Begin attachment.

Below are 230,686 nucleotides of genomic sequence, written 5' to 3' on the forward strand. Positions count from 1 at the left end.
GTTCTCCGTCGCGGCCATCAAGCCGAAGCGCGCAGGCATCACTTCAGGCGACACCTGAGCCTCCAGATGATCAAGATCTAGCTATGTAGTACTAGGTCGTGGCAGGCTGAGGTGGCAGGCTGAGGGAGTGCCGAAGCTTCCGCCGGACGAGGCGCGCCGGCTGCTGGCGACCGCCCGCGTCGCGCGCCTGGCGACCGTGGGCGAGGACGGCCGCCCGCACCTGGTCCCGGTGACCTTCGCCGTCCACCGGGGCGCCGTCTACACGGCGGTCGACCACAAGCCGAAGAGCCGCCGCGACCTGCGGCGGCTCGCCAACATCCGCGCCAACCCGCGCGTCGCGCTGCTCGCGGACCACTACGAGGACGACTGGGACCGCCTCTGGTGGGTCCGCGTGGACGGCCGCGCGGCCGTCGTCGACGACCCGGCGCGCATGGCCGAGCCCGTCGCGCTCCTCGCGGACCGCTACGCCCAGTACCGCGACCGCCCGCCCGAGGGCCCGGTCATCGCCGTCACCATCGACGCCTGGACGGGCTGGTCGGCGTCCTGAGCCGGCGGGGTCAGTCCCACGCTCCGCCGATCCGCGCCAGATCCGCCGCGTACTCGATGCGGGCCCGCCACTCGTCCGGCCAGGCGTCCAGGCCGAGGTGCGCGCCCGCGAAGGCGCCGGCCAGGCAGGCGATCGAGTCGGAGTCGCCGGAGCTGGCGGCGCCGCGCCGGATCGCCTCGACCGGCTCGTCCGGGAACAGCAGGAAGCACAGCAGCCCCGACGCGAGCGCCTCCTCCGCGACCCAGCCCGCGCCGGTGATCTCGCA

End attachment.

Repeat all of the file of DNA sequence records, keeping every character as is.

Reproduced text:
Below are 230,686 nucleotides of genomic sequence, written 5' to 3' on the forward strand. Positions count from 1 at the left end.
GTTCTCCGTCGCGGCCATCAAGCCGAAGCGCGCAGGCATCACTTCAGGCGACACCTGAGCCTCCAGATGATCAAGATCTAGCTATGTAGTACTAGGTCGTGGCAGGCTGAGGTGGCAGGCTGAGGGAGTGCCGAAGCTTCCGCCGGACGAGGCGCGCCGGCTGCTGGCGACCGCCCGCGTCGCGCGCCTGGCGACCGTGGGCGAGGACGGCCGCCCGCACCTGGTCCCGGTGACCTTCGCCGTCCACCGGGGCGCCGTCTACACGGCGGTCGACCACAAGCCGAAGAGCCGCCGCGACCTGCGGCGGCTCGCCAACATCCGCGCCAACCCGCGCGTCGCGCTGCTCGCGGACCACTACGAGGACGACTGGGACCGCCTCTGGTGGGTCCGCGTGGACGGCCGCGCGGCCGTCGTCGACGACCCGGCGCGCATGGCCGAGCCCGTCGCGCTCCTCGCGGACCGCTACGCCCAGTACCGCGACCGCCCGCCCGAGGGCCCGGTCATCGCCGTCACCATCGACGCCTGGACGGGCTGGTCGGCGTCCTGAGCCGGCGGGGTCAGTCCCACGCTCCGCCGATCCGCGCCAGATCCGCCGCGTACTCGATGCGGGCCCGCCACTCGTCCGGCCAGGCGTCCAGGCCGAGGTGCGCGCCCGCGAAGGCGCCGGCCAGGCAGGCGATCGAGTCGGAGTCGCCGGAGCTGGCGGCGCCGCGCCGGATCGCCTCGACCGGCTCGTCCGGGAACAGCAGGAAGCACAGCAGCCCCGACGCGAGCGCCTCCTCCGCGACCCAGCCCGCGCCGGTGATCTCGCA